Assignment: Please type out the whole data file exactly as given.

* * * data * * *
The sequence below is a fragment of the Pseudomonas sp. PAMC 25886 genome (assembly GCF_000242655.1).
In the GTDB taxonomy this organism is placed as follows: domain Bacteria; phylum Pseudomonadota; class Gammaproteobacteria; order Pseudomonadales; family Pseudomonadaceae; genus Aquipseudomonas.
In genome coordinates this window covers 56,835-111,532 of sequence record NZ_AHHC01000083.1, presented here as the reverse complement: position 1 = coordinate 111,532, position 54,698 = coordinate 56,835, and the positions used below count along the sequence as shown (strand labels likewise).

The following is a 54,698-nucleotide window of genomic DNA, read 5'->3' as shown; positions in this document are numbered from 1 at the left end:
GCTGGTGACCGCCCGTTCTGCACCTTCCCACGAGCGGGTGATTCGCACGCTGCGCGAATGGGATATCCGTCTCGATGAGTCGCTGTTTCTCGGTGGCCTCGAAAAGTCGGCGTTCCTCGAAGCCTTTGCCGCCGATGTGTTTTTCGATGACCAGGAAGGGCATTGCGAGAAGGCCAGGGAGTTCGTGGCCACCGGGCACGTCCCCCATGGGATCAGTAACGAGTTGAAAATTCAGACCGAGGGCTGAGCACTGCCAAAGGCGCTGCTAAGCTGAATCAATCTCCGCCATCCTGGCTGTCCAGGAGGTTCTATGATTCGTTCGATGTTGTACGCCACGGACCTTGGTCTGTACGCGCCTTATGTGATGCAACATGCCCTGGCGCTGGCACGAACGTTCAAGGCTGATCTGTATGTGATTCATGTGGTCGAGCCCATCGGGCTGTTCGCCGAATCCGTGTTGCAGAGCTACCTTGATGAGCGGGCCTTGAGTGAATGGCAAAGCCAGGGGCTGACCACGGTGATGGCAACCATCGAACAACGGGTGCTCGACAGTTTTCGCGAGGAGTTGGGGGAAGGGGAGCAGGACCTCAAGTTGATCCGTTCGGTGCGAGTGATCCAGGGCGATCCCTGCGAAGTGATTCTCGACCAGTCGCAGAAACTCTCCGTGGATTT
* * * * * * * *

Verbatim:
The sequence below is a fragment of the Pseudomonas sp. PAMC 25886 genome (assembly GCF_000242655.1).
In the GTDB taxonomy this organism is placed as follows: domain Bacteria; phylum Pseudomonadota; class Gammaproteobacteria; order Pseudomonadales; family Pseudomonadaceae; genus Aquipseudomonas.
In genome coordinates this window covers 56,835-111,532 of sequence record NZ_AHHC01000083.1, presented here as the reverse complement: position 1 = coordinate 111,532, position 54,698 = coordinate 56,835, and the positions used below count along the sequence as shown (strand labels likewise).

The following is a 54,698-nucleotide window of genomic DNA, read 5'->3' as shown; positions in this document are numbered from 1 at the left end:
GCTGGTGACCGCCCGTTCTGCACCTTCCCACGAGCGGGTGATTCGCACGCTGCGCGAATGGGATATCCGTCTCGATGAGTCGCTGTTTCTCGGTGGCCTCGAAAAGTCGGCGTTCCTCGAAGCCTTTGCCGCCGATGTGTTTTTCGATGACCAGGAAGGGCATTGCGAGAAGGCCAGGGAGTTCGTGGCCACCGGGCACGTCCCCCATGGGATCAGTAACGAGTTGAAAATTCAGACCGAGGGCTGAGCACTGCCAAAGGCGCTGCTAAGCTGAATCAATCTCCGCCATCCTGGCTGTCCAGGAGGTTCTATGATTCGTTCGATGTTGTACGCCACGGACCTTGGTCTGTACGCGCCTTATGTGATGCAACATGCCCTGGCGCTGGCACGAACGTTCAAGGCTGATCTGTATGTGATTCATGTGGTCGAGCCCATCGGGCTGTTCGCCGAATCCGTGTTGCAGAGCTACCTTGATGAGCGGGCCTTGAGTGAATGGCAAAGCCAGGGGCTGACCACGGTGATGGCAACCATCGAACAACGGGTGCTCGACAGTTTTCGCGAGGAGTTGGGGGAAGGGGAGCAGGACCTCAAGTTGATCCGTTCGGTGCGAGTGATCCAGGGCGATCCCTGCGAAGTGATTCTCGACCAGTCGCAGAAACTCTCCGTGGATTT